Markets, Economy

Weekly Kickstart (07/15/2019-07/19/2019)

7/15/19 8:00 AM

iStock-626627280.jpgStocks continued higher last week, as the S&P 500 rose by 0.78 percent to 3,013.77. That is another new record close and it left the benchmark index up 20.22 percent 2019-to-date. The market has rallied for five of the past six weeks and most major indices are at or near all-time highs. Given the uncertainty still surrounding the trade war, the debt ceiling, and various other looming issues, this environment arguably puts a lot of pressure on officials at the Federal Reserve to “deliver” at their upcoming monetary policy meeting. Indeed, a big factor behind the latest run-up in equities has been the perceived dovish shift going on at the Fed, and just a few weeks ago the market-implied probability of a 50 basis point cut to the Federal funds rate occurring at the July 31st FOMC meeting was as high as 43 percent. Those odds crashed after the release of the better-than-anticipated June job report, but speeches from chair Jerome Powell and other Fed officials last week suggest that some sort of policy easing later this month is still a possibility. Cutting rates with stocks near record highs is nothing new for the Fed and has actually occurred 17 times since 1980.

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Near-term market returns following those previous policy moves are encouraging but in the long-run investors should prefer a strong economy that does not need a highly accommodative Fed. The long-run is also the timeframe that regular investors should typically be concerned with because real wealth creation can often require years or even decades of consistent participation in the market. Moreover, recent EBRI data revealed that the average 401(k) account balance for younger (25-34), less-tenured (1-4 years) workers since the end of 2016 has surged by 133 percent, while the S&P 500 has gained just 31 percent (through the end of June 2019). Older workers (55-64) with at least five years of tenure saw their 401(k) balances rise by an average of “only” 44 percent during this same period since these individuals tend to have much larger accounts that are less sensitive to both contributions and market fluctuations. Altogether, these substantial gains should provide more evidence of how routine, tax-advantaged 401(k) contributions and the long-term resiliency of the market can together help offset periods of heightened volatility and maximize compound growth. Additional assistance is available through the use of dollar-cost averaging and regularly consulting with a professional financial advisor. As always, we are here to help with any questions you may have.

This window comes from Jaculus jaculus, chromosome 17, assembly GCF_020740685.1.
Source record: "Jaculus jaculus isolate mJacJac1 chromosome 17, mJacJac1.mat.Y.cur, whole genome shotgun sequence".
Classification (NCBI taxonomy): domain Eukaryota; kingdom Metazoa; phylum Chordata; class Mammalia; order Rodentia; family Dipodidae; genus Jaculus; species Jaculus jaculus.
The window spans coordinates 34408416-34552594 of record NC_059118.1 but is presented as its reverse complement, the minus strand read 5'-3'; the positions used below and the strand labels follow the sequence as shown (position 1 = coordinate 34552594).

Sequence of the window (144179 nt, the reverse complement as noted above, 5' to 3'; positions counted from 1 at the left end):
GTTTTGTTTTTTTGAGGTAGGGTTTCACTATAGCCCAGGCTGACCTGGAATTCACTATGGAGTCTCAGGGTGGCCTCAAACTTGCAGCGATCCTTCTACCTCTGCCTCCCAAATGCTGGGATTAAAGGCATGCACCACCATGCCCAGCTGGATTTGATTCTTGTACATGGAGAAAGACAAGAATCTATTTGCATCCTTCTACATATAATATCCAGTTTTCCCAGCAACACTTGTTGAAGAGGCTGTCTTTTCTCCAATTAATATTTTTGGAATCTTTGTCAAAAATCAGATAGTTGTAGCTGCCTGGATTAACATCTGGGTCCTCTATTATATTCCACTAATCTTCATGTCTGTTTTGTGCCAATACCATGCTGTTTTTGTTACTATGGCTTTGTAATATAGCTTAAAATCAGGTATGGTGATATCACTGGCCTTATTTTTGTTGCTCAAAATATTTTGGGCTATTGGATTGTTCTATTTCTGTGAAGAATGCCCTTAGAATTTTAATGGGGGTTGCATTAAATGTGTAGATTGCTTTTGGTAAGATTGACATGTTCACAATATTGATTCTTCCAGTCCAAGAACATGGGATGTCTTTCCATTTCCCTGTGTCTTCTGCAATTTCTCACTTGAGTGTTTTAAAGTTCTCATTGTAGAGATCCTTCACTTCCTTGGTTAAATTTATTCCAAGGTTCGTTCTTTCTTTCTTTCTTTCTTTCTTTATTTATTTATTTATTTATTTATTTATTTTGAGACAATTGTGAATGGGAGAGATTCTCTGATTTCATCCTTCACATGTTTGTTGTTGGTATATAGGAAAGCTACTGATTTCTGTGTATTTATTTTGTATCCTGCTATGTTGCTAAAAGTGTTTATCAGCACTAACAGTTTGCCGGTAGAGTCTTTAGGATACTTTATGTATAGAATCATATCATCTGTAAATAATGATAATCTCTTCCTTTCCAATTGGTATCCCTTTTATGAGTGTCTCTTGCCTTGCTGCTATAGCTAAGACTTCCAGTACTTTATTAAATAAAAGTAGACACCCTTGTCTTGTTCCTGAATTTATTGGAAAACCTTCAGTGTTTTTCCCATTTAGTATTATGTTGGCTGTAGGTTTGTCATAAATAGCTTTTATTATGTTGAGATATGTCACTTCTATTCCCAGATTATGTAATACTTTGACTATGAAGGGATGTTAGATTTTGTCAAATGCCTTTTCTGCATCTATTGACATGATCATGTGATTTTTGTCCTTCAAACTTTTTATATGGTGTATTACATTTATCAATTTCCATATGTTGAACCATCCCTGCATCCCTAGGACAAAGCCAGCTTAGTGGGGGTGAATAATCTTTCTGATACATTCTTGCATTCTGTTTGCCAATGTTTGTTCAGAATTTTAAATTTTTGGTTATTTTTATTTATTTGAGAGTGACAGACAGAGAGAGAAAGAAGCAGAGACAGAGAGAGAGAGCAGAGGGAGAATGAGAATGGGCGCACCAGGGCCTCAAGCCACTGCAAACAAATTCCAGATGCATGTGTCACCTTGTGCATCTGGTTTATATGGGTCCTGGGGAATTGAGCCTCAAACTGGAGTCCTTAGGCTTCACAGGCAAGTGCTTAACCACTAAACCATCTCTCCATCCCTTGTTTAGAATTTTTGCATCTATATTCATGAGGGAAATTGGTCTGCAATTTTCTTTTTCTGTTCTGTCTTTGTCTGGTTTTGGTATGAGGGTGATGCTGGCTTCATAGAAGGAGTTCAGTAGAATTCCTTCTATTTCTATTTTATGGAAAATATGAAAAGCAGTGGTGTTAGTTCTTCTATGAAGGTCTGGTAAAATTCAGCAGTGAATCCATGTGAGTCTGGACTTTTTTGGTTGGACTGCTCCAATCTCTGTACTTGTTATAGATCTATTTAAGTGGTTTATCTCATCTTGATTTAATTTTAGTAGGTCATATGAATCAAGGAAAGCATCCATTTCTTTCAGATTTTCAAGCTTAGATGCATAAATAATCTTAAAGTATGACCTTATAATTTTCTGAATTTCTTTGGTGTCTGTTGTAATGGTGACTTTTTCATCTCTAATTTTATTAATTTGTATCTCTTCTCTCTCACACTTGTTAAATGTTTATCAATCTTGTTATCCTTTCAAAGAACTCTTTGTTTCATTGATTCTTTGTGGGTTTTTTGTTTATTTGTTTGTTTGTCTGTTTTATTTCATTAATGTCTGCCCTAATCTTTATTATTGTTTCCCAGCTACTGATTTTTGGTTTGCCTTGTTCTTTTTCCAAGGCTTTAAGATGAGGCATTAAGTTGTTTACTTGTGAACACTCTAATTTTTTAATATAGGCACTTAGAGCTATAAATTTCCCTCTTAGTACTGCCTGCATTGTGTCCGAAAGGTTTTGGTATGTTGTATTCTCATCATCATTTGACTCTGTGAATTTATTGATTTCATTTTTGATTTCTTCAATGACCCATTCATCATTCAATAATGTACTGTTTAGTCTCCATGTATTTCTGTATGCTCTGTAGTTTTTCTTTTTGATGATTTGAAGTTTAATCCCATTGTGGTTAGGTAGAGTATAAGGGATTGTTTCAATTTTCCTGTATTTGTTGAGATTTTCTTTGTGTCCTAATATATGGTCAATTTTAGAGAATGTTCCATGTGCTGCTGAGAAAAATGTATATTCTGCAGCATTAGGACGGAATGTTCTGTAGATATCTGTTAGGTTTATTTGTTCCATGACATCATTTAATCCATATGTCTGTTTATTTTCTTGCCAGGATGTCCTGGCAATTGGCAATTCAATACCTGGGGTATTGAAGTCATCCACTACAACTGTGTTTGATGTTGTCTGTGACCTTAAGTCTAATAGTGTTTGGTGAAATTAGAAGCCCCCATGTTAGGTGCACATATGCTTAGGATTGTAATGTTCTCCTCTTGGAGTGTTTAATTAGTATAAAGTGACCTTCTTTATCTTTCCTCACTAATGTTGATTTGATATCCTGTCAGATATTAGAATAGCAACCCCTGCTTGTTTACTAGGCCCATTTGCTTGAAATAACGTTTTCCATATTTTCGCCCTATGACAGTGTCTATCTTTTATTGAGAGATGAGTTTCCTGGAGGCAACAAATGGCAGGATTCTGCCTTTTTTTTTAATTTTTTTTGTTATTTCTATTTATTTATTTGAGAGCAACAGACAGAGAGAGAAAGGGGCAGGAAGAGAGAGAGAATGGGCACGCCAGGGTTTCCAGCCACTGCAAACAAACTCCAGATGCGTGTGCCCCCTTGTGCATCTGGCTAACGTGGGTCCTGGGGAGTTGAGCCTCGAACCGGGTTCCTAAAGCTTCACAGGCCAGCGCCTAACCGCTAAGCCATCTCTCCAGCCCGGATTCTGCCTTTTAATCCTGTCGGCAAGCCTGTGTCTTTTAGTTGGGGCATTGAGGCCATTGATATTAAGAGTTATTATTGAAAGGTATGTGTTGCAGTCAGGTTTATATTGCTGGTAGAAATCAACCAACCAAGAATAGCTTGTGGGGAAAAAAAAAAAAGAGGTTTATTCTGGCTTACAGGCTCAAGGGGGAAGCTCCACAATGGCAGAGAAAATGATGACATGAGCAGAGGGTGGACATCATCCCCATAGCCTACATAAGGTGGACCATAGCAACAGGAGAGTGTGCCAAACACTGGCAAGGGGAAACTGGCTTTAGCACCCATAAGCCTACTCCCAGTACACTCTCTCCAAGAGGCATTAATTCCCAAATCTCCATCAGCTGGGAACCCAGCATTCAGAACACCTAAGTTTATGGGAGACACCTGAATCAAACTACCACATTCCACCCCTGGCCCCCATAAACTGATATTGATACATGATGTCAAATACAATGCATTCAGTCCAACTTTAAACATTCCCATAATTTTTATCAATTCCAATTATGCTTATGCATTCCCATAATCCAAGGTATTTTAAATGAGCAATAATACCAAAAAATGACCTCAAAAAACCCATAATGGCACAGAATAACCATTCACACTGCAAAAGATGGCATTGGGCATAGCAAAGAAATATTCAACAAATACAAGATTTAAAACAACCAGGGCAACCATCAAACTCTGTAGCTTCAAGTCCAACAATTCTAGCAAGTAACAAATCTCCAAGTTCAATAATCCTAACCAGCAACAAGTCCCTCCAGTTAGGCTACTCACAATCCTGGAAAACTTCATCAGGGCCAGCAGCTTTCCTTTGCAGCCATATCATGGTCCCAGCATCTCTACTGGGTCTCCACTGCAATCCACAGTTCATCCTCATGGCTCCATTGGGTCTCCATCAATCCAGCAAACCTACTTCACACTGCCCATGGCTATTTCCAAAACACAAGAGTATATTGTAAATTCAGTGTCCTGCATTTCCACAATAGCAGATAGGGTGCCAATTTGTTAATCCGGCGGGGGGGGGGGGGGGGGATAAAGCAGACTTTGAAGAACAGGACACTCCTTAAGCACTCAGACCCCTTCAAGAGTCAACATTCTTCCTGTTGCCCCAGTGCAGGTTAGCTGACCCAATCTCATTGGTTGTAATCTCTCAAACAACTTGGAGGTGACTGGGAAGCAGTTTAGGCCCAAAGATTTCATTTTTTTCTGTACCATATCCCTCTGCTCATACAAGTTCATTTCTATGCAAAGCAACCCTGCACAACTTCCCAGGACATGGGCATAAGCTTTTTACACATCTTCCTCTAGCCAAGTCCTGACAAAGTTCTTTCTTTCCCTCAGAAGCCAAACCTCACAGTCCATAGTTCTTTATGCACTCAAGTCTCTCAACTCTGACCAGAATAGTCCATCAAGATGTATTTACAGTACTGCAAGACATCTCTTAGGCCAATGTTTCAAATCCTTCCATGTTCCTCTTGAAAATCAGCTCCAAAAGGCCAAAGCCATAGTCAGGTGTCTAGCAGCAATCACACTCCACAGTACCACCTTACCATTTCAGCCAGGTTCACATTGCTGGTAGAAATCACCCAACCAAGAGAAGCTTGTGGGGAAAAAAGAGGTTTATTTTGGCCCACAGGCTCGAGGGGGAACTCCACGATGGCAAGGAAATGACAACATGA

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To recap a few of the things we learned about the economy last week, the positives included that consumers’ revolving credit utilization increased (a potential sign of financial and economic confidence), job vacancies outnumbered job seekers in America for the 15th consecutive month, initial jobless claims fell to the best level since April, and a gauge of U.S. workers’ willingness to give up their current job security for better employment opportunities improved. As for the negatives, home-purchase applications declined, household and wholesale inflation pressures firmed, and small business owner confidence cooled (although most of the weakness remains concentrated in sectors with a higher exposure to the trade war). This week the pace of economic data picks up slightly, with several important reports on manufacturing, housing, employment, and consumers scheduled to be released.

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What To Watch:

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Sources: Econoday, FRBG, Twitter, EBRI, FRBSL

Post author: Charles Couch

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